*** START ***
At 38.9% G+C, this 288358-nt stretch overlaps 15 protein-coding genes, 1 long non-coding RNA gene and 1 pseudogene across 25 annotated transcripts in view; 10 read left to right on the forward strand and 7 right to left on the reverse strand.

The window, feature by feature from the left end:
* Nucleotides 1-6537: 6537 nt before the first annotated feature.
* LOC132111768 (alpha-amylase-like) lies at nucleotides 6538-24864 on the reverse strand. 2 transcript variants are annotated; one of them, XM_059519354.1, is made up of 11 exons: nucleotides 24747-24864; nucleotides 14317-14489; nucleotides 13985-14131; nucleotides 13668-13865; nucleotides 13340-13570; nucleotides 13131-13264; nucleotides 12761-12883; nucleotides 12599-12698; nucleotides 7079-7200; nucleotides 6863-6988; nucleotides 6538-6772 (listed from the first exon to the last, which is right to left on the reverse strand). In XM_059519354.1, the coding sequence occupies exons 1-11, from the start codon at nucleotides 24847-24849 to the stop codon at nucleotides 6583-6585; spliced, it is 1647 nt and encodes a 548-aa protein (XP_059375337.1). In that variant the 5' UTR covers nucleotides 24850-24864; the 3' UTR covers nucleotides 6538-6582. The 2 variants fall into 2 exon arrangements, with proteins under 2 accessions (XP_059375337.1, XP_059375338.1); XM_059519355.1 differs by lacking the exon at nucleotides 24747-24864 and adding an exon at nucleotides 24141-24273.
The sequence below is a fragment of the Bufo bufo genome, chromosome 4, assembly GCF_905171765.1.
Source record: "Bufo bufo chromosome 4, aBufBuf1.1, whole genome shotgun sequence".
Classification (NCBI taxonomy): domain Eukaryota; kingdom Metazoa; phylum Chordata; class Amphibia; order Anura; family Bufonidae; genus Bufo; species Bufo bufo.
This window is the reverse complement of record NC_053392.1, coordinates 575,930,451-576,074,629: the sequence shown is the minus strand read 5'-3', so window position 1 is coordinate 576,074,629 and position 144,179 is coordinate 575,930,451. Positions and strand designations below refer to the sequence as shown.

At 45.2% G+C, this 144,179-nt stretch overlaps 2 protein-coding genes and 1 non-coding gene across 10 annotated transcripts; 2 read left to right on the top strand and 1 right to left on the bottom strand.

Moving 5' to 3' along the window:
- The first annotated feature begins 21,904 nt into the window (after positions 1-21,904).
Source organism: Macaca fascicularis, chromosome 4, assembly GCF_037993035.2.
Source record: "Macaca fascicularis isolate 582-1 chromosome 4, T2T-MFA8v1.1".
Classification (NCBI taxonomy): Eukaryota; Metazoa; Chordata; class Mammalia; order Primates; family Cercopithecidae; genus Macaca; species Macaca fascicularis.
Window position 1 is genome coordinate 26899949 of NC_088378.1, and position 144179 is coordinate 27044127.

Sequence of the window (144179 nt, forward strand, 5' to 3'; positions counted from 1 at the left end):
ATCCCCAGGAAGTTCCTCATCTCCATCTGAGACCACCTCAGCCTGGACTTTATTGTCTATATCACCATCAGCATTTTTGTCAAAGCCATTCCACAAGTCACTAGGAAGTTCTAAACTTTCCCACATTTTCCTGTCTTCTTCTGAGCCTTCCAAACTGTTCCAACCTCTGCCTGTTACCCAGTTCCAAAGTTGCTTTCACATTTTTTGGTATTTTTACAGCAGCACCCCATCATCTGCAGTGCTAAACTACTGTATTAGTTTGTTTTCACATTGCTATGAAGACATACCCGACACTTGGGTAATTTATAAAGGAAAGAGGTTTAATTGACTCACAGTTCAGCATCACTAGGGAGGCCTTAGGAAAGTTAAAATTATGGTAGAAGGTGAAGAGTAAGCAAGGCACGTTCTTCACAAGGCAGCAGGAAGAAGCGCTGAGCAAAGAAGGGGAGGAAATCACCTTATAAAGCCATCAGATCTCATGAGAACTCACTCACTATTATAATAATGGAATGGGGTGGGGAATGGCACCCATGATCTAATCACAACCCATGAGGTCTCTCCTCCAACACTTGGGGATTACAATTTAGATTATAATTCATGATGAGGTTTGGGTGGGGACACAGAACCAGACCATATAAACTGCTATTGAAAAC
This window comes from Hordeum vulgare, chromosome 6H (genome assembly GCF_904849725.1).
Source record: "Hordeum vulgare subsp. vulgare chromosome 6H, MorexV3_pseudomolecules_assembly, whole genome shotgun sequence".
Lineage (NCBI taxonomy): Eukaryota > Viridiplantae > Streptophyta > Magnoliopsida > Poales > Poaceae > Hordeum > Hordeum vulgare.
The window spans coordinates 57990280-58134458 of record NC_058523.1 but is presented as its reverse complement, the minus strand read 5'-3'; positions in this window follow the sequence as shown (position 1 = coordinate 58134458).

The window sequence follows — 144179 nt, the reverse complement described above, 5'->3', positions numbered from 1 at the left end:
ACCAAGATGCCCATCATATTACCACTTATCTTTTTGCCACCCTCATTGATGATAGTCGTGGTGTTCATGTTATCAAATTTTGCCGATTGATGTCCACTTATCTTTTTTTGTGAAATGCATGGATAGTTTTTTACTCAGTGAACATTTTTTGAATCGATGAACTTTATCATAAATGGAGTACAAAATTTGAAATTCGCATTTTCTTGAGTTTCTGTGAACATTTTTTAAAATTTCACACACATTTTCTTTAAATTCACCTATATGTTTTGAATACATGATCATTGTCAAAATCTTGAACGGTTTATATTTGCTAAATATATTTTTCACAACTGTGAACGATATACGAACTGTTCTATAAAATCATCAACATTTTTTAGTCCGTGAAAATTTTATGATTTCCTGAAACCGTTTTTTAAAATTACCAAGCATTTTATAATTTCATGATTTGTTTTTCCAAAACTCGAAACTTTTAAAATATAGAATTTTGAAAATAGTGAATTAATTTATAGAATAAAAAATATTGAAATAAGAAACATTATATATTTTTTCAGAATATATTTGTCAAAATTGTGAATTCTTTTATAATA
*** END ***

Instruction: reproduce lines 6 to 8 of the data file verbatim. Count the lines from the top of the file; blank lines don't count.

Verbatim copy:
Source record: "Bufo bufo chromosome 4, aBufBuf1.1, whole genome shotgun sequence".
Classification (NCBI taxonomy): domain Eukaryota; kingdom Metazoa; phylum Chordata; class Amphibia; order Anura; family Bufonidae; genus Bufo; species Bufo bufo.
This window is the reverse complement of record NC_053392.1, coordinates 575,930,451-576,074,629: the sequence shown is the minus strand read 5'-3', so window position 1 is coordinate 576,074,629 and position 144,179 is coordinate 575,930,451. Positions and strand designations below refer to the sequence as shown.